What Does Net Worth Mean and How Do I Determine Mine?

FT Contributor
An image of a bag of money, a piggy bank, and a chalk board with the words "net worth" written under a graph.

Everyone has a net worth; net worth can be positive (where one has more assets than liabilities) or a negative(more liabilities than assets). It is essential to know what your net worth is before trying to gain financing for a larger purchase, such as a home. Personal and business net worth can fluctuate over time, making it essential to take the time to learn and understand what yours is.

Table of Contents

What Is Net Worth?

The sum of total assets minus the sum of total liabilities equals a person’s or a business’s net worth. Assets are all items owned of value, and liabilities are all debts owed. If you were to sell everything you own and turn it into cash, and then subtract what debts you owe, this would determine your net worth.


Assets are can be categorized in areas like savings, retirement, market investments, and other various accounts. Other investments, like property or a house, also count as assets.


Liabilities are all of the debts you have in your name. For example, if you purchase a car, the car itself is considered an asset; however, the debt owed against the vehicle (if you didn’t pay it off in full upon purchase) is a liability. The same would apply to home purchases.

Your net worth can fluctuate with market conditions and as you pay down debt. It is vital to have a general idea of what your net worth is. This number will be more critical during times when you might be seeking financing for a larger purchase, such as a home or business venue. If your net worth is negative, you may find it difficult to obtain this financing.

Personal Net Worth and Company Net Worth

The same personal net worth principles apply to a business’s net worth, but it can be more challenging to assess a business’s net worth. Banks use business net worth for business loans, and they also use it to determine a company’s financial health. If a company is struggling, this may cause investors to decide against funding or investing in it. If the net worth is positive with an excellent financial outlook, on the other hand, investors are more likely to fund the venture.

How to Calculate Net Worth

Determine your assets first by adding them together.

  • All the funds in bank accounts: C.D.’s, checking and savings accounts (plus cash on hand);
  • Retirement accounts, including any pensions, Keogh plans, stocks, mutual funds or bonds;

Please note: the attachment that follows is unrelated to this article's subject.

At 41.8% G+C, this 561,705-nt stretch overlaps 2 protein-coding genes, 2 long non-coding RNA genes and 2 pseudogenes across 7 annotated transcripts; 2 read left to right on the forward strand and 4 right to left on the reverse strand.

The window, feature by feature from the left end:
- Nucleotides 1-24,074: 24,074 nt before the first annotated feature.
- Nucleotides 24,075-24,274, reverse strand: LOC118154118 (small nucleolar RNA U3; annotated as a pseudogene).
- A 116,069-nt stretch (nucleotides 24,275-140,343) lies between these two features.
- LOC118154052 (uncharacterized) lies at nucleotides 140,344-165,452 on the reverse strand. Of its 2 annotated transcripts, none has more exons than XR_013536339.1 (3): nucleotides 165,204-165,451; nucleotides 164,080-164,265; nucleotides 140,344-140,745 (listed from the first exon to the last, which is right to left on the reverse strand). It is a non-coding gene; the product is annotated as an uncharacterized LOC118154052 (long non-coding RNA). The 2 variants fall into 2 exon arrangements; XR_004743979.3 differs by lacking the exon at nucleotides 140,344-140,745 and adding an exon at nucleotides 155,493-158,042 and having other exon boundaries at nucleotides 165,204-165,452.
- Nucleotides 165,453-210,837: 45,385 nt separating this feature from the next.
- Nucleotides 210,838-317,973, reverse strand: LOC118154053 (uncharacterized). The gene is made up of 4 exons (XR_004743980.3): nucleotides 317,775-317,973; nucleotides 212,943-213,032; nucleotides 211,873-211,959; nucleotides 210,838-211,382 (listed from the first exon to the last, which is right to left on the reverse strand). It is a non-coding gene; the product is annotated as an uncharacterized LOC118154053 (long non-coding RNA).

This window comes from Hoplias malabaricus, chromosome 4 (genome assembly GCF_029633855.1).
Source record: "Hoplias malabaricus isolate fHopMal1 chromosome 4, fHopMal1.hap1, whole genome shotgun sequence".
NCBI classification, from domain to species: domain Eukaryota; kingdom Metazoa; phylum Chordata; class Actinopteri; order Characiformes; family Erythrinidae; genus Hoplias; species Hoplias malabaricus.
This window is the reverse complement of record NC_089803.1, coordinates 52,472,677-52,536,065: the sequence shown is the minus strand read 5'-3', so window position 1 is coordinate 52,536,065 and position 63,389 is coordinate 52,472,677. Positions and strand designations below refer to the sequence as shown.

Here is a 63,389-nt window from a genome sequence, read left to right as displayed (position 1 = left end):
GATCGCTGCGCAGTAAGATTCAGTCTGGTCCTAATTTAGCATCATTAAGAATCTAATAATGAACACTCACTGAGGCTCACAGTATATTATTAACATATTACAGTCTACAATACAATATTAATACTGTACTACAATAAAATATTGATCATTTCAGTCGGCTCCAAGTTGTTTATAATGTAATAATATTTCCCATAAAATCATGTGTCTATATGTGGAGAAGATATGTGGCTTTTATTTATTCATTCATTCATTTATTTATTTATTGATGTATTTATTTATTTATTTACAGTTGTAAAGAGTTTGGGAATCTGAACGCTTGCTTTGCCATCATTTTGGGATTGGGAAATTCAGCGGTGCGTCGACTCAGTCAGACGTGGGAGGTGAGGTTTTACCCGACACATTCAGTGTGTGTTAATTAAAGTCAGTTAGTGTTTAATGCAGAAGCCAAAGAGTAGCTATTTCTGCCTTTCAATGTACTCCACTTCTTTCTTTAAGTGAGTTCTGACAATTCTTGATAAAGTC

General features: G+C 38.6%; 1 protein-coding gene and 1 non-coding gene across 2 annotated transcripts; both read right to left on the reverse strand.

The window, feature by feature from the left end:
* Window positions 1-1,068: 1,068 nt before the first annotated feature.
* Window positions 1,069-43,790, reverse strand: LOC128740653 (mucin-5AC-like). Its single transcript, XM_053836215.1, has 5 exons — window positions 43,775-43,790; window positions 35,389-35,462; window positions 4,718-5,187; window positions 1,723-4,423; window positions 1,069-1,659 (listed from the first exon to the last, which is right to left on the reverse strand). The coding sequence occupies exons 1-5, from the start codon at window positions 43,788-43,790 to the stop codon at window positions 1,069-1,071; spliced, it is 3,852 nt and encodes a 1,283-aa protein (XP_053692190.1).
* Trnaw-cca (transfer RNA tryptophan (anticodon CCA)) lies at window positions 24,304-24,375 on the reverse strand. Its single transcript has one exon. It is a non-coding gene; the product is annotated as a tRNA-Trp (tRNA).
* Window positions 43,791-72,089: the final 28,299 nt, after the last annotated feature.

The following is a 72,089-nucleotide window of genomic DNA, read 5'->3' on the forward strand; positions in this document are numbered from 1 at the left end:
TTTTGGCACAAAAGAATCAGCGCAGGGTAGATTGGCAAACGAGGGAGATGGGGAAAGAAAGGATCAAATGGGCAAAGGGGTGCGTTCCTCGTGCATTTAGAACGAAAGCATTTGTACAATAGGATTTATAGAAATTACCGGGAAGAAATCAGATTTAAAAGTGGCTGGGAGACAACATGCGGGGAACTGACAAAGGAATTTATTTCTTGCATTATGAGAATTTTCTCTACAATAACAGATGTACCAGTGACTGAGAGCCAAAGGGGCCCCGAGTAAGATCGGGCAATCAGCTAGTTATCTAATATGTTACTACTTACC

• Home, vacation home, and business assets;
  • Automobiles, motorcycles, and boats;
  • Appliances, jewelry, antiques, and collectibles.

Next, determine your liabilities by adding them together.

Once you have the totals, use the formula to make your calculation. For example, let’s say you want to buy an expensive boat that will require financing. You have checking and savings accounts along with a retirement plan at work; you own a home with a mortgage and you have a car payment with one credit card bill. (The home value is the market value and what has been paid to the balance of the mortgage minus what you owe on the mortgage).

You would follow this formula:

Assets – Liabilities = Your net worth.

Checking – $1,000
Savings – $7,000
Retirement plan – $35,000
Home – $50,000

Mortgage Balance – $100,000
Auto Loan Balance – $20,000
Credit Card – $4,000

$93,000 in assets – $124,000 in liabilities = -$31,000 (negative net worth).

How to Improve Your Net Worth

If you have a negative net worth, there are ways to improve your financial situation. Doing so will take time, so it is important to budget, create a plan, and stick to it.

Monitor Your Spending

The best place to begin is by looking at your checking account statement. There, you can see how much you are depositing versus spending. Closely examine what items you are spending on. Frivolous expenditures like going to the movies can be cut out or reduced altogether, while shopping and fuel expenses can be minimized by not making unnecessary trips to the grocery store.

Shop Smarter

Look at your grocery receipts. How much are you spending on food? Are there any items you may not need or could cut back on? It may seem trivial; however, little things add up. Even spending a few bucks at the convenience store or a trip to Starbucks can add up. Could you go without a mocha latte every day? One small mocha latte could cost around $2.95. If you were getting one five days a week on the way to work, that is about $700 a year, and that doesn’t include taxes.

Pay Off Debts Faster

Another way to pay down debts is to pay more than the monthly payment on your credit cards. Even small amounts will add up over time. You would need to reduce or eliminate using your cards while you are paying them down.

Negotiate Interest Rates on Debts

Do you need that high car payment? Have you checked your interest rate? Many buyers enter the dealership with a price in mind, but they may forget to consider the interest rate. If you have a decent credit score you may qualify for a lower interest rate on your payment. If you feel your current interest rate is too high you may qualify for refinancing and could get a better interest rate and payment plan.

If you are a homeowner and have been in your home for a few years with favorable market conditions, you may have enough equity in your home for a cash-out refinance loan. You can use these funds to pay off other debts such as credit cards and other unsecured loans.

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